This year’s rally in bank stocks appears to have slowed to a sputter, but there’s still reason for investors to stick around: banks’ reliable dividends at a time when income investors lack compelling opportunities.
Just take a look at this past week’s gyrations in the bond market. The yield on the 10-year Treasury note dipped below 1.2%—its lowest level since mid-February. While that drop in yields also hurt bank stocks, with the
SPDR S&P Bank
exchange-traded fund (ticker: KBE) falling 3.5% Monday, the yield on the ETF is 2.3%—offering investors both a steady payout and the chance for appreciation.
Looking to bank stocks as an income play makes sense in the current environment. Even though Treasury yields rebounded from their trough earlier in the week, there’s still little money to be made with the 10-year yielding 1.29% as of Friday morning. Some investors may be tempted to tap the high-yield market but yields aren’t great for the level of risk that is assumed. The
SPDR Bloomberg Barclays High Yield Bond
ETF (JNK) currently yields 4.6%, and even though corporations weathered the pandemic well, the historically low yields on noninvestment-grade companies may not justify the risks of default that accompany these bonds.
Enter banks. Not only did the sector emerge from the pandemic largely unscathed, but the largest banks also underwent three of the Federal Reserve’s stress tests in a 12-month window—one more than usual—to further prove their durability.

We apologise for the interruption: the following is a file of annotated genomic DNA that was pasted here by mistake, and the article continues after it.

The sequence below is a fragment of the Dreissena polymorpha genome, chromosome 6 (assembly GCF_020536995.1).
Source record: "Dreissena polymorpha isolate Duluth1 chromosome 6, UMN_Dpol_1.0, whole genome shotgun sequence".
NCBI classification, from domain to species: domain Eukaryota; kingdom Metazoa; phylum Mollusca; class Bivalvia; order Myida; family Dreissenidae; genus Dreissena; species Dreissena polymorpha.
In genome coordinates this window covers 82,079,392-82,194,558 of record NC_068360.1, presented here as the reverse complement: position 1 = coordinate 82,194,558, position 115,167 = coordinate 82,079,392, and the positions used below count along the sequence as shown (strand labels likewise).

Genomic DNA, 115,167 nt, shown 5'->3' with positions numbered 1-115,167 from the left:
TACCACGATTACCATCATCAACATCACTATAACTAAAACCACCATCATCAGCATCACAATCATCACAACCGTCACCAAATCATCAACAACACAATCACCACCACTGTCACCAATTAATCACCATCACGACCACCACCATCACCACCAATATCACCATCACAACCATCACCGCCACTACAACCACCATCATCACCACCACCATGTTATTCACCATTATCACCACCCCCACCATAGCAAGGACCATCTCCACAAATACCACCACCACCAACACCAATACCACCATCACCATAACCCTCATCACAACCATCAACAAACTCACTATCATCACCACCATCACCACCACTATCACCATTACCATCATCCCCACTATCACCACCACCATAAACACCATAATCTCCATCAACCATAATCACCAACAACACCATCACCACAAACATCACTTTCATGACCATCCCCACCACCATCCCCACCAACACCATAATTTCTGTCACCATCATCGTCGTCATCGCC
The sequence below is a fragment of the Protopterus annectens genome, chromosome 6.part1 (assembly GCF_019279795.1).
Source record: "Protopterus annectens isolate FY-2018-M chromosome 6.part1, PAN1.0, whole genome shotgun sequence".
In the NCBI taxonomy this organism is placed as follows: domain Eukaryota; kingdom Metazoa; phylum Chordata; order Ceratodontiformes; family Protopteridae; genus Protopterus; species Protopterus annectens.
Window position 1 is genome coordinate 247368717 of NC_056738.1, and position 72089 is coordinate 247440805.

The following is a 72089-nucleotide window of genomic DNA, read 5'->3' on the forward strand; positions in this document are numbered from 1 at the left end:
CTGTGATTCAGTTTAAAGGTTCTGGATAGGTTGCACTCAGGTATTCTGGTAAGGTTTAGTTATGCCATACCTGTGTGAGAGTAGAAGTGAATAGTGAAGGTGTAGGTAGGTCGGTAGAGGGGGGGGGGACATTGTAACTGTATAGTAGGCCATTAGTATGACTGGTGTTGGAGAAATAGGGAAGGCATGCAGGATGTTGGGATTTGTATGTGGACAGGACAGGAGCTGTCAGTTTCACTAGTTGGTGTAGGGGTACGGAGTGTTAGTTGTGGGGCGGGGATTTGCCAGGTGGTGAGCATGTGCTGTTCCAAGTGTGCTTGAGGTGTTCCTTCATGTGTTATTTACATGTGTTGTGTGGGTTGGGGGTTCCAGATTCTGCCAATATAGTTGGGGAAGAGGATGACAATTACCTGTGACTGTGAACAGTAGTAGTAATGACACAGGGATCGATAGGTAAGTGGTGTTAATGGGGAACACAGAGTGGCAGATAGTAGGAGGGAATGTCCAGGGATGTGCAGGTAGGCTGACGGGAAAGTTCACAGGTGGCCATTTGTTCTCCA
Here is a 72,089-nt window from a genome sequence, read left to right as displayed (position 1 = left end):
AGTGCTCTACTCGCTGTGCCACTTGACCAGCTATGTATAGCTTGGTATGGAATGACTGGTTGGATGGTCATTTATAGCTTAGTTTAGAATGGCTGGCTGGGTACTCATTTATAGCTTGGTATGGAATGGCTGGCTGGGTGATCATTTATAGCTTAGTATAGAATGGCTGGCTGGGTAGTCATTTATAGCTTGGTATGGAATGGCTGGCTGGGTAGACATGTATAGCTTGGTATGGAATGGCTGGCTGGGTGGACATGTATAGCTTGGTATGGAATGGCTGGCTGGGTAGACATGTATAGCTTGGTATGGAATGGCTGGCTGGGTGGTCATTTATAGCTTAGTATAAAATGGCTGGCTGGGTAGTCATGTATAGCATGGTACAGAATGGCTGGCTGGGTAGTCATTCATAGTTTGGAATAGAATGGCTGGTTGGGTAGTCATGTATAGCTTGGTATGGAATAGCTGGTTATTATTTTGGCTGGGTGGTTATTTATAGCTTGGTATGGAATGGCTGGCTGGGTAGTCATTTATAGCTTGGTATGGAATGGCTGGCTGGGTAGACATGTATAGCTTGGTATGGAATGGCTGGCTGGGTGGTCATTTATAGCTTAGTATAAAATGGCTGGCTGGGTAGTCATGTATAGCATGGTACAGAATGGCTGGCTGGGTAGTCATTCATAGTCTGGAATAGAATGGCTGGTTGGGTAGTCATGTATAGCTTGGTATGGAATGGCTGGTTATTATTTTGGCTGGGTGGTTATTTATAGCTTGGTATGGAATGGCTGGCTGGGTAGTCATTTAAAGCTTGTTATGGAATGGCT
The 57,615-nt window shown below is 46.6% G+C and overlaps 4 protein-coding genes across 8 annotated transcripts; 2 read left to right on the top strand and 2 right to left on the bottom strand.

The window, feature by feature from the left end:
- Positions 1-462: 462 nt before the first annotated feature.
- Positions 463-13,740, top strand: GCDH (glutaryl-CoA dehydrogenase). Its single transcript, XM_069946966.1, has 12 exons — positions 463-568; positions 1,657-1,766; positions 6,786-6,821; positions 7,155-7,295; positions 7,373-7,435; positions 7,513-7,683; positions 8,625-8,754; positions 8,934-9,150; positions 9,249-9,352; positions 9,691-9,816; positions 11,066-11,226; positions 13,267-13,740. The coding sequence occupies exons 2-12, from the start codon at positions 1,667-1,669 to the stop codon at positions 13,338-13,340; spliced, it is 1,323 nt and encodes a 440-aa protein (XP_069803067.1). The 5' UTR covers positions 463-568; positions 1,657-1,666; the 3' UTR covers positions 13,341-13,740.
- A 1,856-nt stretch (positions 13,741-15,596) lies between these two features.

|Bank / Ticker||YTD Price Change||P/E Ratio||P/TBV||Dividend Yield|
|Citizens Financial Group / CFG||22.0%||9.6||1.3||3.5%|
|M&T Bank / MTB||1.2||11.1||1.6||3.3|
|KeyCorp / KEY||16.8||9||1.4||3.8|
|Fifth Third Bank / FITB||30.0||11||1.6||3.0|
Note: P/TBV=price to tangible book value
The last test, whose results were released in June, was of most interest to income investors. This is because passing the test meant that the Fed would ease pandemic-induced restrictions on capital distributions to shareholders. Last year, the Fed called on banks to temporarily halt stock buybacks and instructed them to cap dividend payouts to the average of their quarterly profits from the four preceding quarters. The idea was to force banks to conserve capital to serve clients struggling during the pandemic.
Were it not for the restrictions, several banks would have been able to maintain or even increase their payouts to investors last year, which is why so many of the biggest banks rushed to announce plans to boost their dividends soon after the results of the latest stress test.
(WFC), for instance, both doubled their dividends and yield 3% and 0.9%, respectively.
But with the rally of bank stocks in a holding pattern—the KBE had been up more than 32% and is now up around 16% for the year—it may make sense to do some stock picking among the regional banks, many of which offer yields in excess of 3%.
Citizens Financial Group
(CFG) is one such bank. It currently yields 3.5% but it has much more going for it. The bank, based in Providence, R.I., recently announced plans to acquire
East Coast retail operations, which will allow it to close some gaps in its branches in the Northeast and mid-Atlantic regions while gaining a small foothold in Florida.
And for now, acquisitions appear to be part of Citizen’s strategy, so long as the deals make sense, as the bank looks to remain competitive in an increasingly digitized industry.